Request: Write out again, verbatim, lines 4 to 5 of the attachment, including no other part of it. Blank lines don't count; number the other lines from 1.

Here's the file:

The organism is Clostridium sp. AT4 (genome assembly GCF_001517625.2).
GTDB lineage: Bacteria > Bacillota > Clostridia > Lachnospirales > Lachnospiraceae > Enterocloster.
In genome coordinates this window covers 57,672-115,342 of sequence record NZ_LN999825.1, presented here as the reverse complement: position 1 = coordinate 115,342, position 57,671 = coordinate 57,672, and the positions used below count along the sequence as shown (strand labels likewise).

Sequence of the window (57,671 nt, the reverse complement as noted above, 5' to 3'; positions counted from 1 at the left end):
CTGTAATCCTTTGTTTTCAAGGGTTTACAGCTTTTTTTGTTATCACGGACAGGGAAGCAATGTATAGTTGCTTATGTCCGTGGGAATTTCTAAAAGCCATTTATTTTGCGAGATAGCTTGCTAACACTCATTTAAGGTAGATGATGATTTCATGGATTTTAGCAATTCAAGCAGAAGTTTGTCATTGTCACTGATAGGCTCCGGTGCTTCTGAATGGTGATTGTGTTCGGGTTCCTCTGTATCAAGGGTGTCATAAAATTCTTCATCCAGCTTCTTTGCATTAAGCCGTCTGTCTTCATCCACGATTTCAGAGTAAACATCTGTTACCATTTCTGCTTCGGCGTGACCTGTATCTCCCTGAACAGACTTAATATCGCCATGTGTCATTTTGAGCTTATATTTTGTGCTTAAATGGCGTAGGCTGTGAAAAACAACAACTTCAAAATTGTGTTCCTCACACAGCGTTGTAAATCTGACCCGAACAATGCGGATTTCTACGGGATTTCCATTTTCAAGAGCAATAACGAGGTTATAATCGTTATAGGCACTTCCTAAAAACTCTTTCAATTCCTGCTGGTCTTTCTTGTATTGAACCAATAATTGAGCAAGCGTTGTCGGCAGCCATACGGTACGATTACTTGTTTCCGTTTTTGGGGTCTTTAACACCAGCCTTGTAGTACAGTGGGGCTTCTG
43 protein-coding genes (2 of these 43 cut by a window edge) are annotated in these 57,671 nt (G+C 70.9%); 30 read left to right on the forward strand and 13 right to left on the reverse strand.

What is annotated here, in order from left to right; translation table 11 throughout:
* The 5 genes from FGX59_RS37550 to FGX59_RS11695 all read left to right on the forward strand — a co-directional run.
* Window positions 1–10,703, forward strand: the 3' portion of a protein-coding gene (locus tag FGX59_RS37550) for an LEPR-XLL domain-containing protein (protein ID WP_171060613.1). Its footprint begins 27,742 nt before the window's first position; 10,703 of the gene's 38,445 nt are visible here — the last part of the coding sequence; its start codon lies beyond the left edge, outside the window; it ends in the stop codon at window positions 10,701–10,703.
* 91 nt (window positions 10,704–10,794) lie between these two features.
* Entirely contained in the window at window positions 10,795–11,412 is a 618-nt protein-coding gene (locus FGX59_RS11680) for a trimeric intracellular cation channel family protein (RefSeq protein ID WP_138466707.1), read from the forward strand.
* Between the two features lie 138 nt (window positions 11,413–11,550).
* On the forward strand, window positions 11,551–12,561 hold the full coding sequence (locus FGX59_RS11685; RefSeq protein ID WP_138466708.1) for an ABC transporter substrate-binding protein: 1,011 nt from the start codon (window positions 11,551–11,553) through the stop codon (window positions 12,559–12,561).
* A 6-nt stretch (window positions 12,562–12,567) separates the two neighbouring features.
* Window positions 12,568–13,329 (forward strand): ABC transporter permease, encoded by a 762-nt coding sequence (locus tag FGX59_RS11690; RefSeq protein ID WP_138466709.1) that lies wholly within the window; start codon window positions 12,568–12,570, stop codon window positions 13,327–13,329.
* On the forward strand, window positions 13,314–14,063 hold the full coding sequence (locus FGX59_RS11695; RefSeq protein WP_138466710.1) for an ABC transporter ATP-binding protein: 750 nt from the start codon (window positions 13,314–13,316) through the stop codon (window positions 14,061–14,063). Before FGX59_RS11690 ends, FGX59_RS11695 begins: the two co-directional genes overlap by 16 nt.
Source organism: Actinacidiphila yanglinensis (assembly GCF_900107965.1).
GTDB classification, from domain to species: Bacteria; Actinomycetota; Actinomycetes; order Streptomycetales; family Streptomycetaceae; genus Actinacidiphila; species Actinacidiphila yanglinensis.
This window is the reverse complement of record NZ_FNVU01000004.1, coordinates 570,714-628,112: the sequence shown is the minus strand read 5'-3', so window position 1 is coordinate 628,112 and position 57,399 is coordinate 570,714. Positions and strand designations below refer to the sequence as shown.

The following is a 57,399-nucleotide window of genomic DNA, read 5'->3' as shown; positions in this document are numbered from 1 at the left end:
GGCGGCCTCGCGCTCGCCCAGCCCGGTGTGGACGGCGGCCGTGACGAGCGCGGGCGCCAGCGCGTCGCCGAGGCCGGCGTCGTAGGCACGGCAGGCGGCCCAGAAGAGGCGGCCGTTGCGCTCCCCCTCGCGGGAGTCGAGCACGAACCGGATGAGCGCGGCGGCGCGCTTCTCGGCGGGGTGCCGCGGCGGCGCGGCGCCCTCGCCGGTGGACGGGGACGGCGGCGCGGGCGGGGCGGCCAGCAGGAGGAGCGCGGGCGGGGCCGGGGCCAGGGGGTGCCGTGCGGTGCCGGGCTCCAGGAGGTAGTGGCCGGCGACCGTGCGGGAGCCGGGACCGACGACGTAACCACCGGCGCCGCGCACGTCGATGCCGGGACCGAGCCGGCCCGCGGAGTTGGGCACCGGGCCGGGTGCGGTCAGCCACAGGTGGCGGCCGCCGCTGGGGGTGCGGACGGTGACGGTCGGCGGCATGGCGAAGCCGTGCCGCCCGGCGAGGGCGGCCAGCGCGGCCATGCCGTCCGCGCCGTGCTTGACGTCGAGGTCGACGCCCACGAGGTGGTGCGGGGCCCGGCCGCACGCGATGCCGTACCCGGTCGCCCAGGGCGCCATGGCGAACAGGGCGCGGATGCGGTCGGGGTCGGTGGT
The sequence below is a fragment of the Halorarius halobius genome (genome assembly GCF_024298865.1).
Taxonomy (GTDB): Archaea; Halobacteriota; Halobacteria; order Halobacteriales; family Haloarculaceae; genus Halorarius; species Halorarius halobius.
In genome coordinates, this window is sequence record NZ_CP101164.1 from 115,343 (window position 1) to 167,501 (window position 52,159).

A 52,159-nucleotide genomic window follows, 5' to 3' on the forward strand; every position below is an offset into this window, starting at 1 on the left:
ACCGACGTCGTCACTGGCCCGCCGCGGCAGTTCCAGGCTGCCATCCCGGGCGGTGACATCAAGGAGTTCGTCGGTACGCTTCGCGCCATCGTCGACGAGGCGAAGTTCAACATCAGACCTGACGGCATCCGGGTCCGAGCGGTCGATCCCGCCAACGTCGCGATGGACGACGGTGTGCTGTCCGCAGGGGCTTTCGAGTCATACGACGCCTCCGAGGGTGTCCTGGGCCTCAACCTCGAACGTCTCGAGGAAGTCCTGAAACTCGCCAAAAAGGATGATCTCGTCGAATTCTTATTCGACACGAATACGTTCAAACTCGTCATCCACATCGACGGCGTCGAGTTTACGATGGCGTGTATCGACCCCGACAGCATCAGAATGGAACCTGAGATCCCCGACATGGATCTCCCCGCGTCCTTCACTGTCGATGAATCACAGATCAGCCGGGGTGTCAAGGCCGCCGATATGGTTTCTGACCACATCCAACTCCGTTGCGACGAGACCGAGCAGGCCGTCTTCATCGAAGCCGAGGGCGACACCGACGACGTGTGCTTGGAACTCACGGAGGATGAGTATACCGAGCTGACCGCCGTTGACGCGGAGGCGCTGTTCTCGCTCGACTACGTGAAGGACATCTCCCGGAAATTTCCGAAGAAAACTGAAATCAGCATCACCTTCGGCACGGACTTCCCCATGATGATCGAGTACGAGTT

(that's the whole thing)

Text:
Sequence of the window (57,671 nt, the reverse complement as noted above, 5' to 3'; positions counted from 1 at the left end):
CTGTAATCCTTTGTTTTCAAGGGTTTACAGCTTTTTTTGTTATCACGGACAGGGAAGCAATGTATAGTTGCTTATGTCCGTGGGAATTTCTAAAAGCCATTTATTTTGCGAGATAGCTTGCTAACACTCATTTAAGGTAGATGATGATTTCATGGATTTTAGCAATTCAAGCAGAAGTTTGTCATTGTCACTGATAGGCTCCGGTGCTTCTGAATGGTGATTGTGTTCGGGTTCCTCTGTATCAAGGGTGTCATAAAATTCTTCATCCAGCTTCTTTGCATTAAGCCGTCTGTCTTCATCCACGATTTCAGAGTAAACATCTGTTACCATTTCTGCTTCGGCGTGACCTGTATCTCCCTGAACAGACTTAATATCGCCATGTGTCATTTTGAGCTTATATTTTGTGCTTAAATGGCGTAGGCTGTGAAAAACAACAACTTCAAAATTGTGTTCCTCACACAGCGTTGTAAATCTGACCCGAACAATGCGGATTTCTACGGGATTTCCATTTTCAAGAGCAATAACGAGGTTATAATCGTTATAGGCACTTCCTAAAAACTCTTTCAATTCCTGCTGGTCTTTCTTGTATTGAACCAATAATTGAGCAAGCGTTGTCGGCAGCCATACGGTACGATTACTTGTTTCCGTTTTTGGGGTCTTTAACACCAGCCTTGTAGTACAGTGGGGCTTCTG